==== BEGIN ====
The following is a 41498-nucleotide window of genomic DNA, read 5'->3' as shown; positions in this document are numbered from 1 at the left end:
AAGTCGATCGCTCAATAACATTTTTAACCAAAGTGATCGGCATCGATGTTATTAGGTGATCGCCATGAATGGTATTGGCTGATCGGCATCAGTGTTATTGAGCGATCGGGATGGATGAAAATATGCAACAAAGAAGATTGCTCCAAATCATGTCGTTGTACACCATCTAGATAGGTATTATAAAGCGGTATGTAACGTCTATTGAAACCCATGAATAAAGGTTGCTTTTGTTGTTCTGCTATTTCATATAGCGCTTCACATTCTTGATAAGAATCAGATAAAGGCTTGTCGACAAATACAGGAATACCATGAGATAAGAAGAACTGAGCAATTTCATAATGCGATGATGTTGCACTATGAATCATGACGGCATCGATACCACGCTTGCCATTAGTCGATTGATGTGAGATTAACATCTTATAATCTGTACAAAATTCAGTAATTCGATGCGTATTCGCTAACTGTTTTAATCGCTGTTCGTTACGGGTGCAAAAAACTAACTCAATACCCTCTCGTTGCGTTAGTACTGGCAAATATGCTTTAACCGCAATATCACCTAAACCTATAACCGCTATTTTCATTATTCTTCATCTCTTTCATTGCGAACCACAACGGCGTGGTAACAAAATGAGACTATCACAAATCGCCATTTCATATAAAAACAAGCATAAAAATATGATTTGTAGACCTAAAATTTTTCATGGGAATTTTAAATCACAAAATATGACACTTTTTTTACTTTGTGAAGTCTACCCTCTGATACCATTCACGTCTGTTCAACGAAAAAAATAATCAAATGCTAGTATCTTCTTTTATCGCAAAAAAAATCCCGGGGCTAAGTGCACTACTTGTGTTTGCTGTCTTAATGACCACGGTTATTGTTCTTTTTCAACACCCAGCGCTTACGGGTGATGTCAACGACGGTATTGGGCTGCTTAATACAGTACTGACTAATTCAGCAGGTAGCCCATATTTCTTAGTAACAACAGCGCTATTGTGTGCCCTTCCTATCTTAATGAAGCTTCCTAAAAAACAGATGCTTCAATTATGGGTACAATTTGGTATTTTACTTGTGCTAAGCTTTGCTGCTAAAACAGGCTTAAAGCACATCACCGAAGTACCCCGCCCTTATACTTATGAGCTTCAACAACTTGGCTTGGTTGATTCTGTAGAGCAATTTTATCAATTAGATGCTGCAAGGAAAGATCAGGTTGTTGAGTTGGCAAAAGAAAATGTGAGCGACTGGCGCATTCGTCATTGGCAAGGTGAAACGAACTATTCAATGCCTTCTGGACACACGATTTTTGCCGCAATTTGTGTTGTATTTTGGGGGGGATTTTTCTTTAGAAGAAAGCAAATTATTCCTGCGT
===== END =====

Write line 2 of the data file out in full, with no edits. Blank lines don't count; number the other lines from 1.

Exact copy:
AAGTCGATCGCTCAATAACATTTTTAACCAAAGTGATCGGCATCGATGTTATTAGGTGATCGCCATGAATGGTATTGGCTGATCGGCATCAGTGTTATTGAGCGATCGGGATGGATGAAAATATGCAACAAAGAAGATTGCTCCAAATCATGTCGTTGTACACCATCTAGATAGGTATTATAAAGCGGTATGTAACGTCTATTGAAACCCATGAATAAAGGTTGCTTTTGTTGTTCTGCTATTTCATATAGCGCTTCACATTCTTGATAAGAATCAGATAAAGGCTTGTCGACAAATACAGGAATACCATGAGATAAGAAGAACTGAGCAATTTCATAATGCGATGATGTTGCACTATGAATCATGACGGCATCGATACCACGCTTGCCATTAGTCGATTGATGTGAGATTAACATCTTATAATCTGTACAAAATTCAGTAATTCGATGCGTATTCGCTAACTGTTTTAATCGCTGTTCGTTACGGGTGCAAAAAACTAACTCAATACCCTCTCGTTGCGTTAGTACTGGCAAATATGCTTTAACCGCAATATCACCTAAACCTATAACCGCTATTTTCATTATTCTTCATCTCTTTCATTGCGAACCACAACGGCGTGGTAACAAAATGAGACTATCACAAATCGCCATTTCATATAAAAACAAGCATAAAAATATGATTTGTAGACCTAAAATTTTTCATGGGAATTTTAAATCACAAAATATGACACTTTTTTTACTTTGTGAAGTCTACCCTCTGATACCATTCACGTCTGTTCAACGAAAAAAATAATCAAATGCTAGTATCTTCTTTTATCGCAAAAAAAATCCCGGGGCTAAGTGCACTACTTGTGTTTGCTGTCTTAATGACCACGGTTATTGTTCTTTTTCAACACCCAGCGCTTACGGGTGATGTCAACGACGGTATTGGGCTGCTTAATACAGTACTGACTAATTCAGCAGGTAGCCCATATTTCTTAGTAACAACAGCGCTATTGTGTGCCCTTCCTATCTTAATGAAGCTTCCTAAAAAACAGATGCTTCAATTATGGGTACAATTTGGTATTTTACTTGTGCTAAGCTTTGCTGCTAAAACAGGCTTAAAGCACATCACCGAAGTACCCCGCCCTTATACTTATGAGCTTCAACAACTTGGCTTGGTTGATTCTGTAGAGCAATTTTATCAATTAGATGCTGCAAGGAAAGATCAGGTTGTTGAGTTGGCAAAAGAAAATGTGAGCGACTGGCGCATTCGTCATTGGCAAGGTGAAACGAACTATTCAATGCCTTCTGGACACACGATTTTTGCCGCAATTTGTGTTGTATTTTGGGGGGGATTTTTCTTTAGAAGAAAGCAAATTATTCCTGCGT